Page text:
- Expire but refund. Maybe there’s a clause in Shutterstock’s contract with the photographers? Maybe Shutterstock wants the option of increasing the price per credit at a later date? Fine — but at least refund us on a pro-rata basis if you’re going to expire credits. If a customer paid £100 for 10 credits, and they have 3 credits expiring, give them a £30 refund. If, due to price increases, those £30 no longer buys 3 credits, that’s fair enough: At least the customer was treated fairly.
Case study 2
EE mixes two models, double-charging roaming customers in the process
EE (‘Everything, Everywhere’) is an UK mobile phone network.
When I’m in the UK, I do a lot of tethering (connecting my laptop to my mobile phone in order to use the internet), and I’m a heavy mobile data user, so I want the best possible network. EE has been good to me; very good network, ridiculously high speeds, and a decent fair use policy. In other words: everything I look for in a mobile network.
Unless you ever leave the UK, that is. Somehow, as soon as you step abroad, you’re fair game for some nasty tricks.
EE lets you buy a ‘bolt on’ internet connection, so for a chunk of cash, you buy a time-limited amount of data.
The problem is that there’s in effect a double trigger: If your time runs out, your data roaming gets switched off. If your data runs out, your data roaming gets switched off.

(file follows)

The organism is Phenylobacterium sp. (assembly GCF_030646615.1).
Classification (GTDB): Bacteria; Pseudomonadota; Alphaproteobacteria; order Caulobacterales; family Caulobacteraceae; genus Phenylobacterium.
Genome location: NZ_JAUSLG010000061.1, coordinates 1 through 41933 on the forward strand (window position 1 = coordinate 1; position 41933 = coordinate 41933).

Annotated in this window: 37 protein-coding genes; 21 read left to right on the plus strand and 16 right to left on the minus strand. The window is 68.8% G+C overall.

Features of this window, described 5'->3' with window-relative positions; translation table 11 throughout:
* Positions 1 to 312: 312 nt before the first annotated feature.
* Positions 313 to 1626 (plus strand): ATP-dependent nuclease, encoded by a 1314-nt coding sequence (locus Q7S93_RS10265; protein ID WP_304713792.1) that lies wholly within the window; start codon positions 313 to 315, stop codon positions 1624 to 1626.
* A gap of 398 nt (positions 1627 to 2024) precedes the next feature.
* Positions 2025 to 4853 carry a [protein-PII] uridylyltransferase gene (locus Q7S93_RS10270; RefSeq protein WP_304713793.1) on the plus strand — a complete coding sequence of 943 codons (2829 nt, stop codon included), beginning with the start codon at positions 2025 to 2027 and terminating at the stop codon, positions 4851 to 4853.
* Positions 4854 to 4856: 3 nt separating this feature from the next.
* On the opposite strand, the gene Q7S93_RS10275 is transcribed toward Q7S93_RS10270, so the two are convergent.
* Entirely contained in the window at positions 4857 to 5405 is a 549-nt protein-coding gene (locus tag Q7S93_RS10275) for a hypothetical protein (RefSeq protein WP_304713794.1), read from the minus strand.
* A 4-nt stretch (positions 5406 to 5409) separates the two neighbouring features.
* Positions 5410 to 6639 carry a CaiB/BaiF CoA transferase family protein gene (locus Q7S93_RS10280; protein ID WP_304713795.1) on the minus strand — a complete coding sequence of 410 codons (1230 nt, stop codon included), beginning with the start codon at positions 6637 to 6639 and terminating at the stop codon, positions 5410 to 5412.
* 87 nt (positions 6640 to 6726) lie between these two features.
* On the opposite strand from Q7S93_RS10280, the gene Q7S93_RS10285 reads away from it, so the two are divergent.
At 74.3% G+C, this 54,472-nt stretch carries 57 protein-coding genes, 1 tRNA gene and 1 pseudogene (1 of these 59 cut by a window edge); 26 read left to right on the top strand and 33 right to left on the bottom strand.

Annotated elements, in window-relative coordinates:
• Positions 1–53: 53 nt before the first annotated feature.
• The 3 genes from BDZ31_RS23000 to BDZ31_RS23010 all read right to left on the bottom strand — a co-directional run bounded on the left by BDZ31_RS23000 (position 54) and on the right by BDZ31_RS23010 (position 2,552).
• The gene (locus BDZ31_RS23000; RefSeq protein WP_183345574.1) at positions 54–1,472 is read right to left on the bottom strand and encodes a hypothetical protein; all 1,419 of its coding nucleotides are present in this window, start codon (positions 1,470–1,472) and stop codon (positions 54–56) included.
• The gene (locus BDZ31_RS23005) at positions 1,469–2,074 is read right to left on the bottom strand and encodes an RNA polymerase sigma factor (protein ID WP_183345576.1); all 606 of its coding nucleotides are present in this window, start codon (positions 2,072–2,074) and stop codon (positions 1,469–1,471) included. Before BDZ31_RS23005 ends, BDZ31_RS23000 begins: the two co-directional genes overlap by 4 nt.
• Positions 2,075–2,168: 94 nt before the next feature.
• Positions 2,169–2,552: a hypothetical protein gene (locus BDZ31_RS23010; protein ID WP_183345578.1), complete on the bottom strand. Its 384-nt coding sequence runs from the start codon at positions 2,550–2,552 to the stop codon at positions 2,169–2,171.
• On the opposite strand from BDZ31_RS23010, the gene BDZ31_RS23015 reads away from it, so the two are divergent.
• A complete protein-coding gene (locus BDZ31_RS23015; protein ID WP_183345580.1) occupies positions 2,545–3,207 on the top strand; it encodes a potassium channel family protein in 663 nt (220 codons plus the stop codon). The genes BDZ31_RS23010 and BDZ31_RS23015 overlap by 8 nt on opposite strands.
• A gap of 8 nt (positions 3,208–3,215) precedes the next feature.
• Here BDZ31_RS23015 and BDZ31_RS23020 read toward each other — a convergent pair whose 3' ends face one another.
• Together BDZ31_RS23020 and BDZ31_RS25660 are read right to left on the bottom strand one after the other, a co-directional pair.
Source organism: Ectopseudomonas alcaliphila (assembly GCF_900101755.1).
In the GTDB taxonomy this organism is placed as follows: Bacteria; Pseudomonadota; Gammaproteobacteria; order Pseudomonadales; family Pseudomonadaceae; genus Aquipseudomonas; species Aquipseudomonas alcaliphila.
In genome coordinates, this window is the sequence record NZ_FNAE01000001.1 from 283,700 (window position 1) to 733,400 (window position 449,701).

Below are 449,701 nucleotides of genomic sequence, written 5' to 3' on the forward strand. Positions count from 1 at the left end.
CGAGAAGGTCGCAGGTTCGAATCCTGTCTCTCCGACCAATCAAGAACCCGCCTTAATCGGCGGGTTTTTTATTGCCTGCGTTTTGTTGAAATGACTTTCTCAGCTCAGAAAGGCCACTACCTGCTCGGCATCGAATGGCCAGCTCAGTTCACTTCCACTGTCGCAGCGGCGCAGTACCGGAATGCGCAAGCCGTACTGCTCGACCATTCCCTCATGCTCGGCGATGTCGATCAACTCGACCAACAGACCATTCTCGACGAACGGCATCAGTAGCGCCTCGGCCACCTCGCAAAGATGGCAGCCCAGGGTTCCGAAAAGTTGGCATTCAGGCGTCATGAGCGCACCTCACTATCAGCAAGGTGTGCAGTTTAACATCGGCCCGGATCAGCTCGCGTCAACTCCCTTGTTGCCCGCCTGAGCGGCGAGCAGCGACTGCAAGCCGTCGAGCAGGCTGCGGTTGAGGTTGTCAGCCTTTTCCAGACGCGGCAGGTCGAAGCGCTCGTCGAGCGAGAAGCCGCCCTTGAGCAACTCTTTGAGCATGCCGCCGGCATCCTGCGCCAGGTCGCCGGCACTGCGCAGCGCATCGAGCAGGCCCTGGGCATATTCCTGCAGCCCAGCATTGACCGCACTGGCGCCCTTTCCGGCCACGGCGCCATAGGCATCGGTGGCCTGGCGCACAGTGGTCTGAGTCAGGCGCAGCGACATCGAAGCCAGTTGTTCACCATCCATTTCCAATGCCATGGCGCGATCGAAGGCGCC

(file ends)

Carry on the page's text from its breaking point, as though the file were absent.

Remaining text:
So, imagine the frustration in this situation: You’re usually a very heavy data user, and you never really pay attention to how much data you use. However, you now are charged by the megabyte, so you are very careful about how much data you use. As a result, you’re not consulting with your phone as much as you usually would; just using it for maps and iMessage. At the end of the 24 hour period, you find that you have more than half of your data allowance left Do’h, that’s a waste of money.
So, for the next 24 hours, you figure: “Well, I had tons of data left, so I may as well use Facebook and Twitter as well, it’ll be fine.” Next thing you know, your data runs out in only 8 hours, and you have to buy yet another bolt-on.
This is precisely what happened to me, and it was ridiculously frustrating — not least because there can’t be a good technical reason for not just doing one or the other.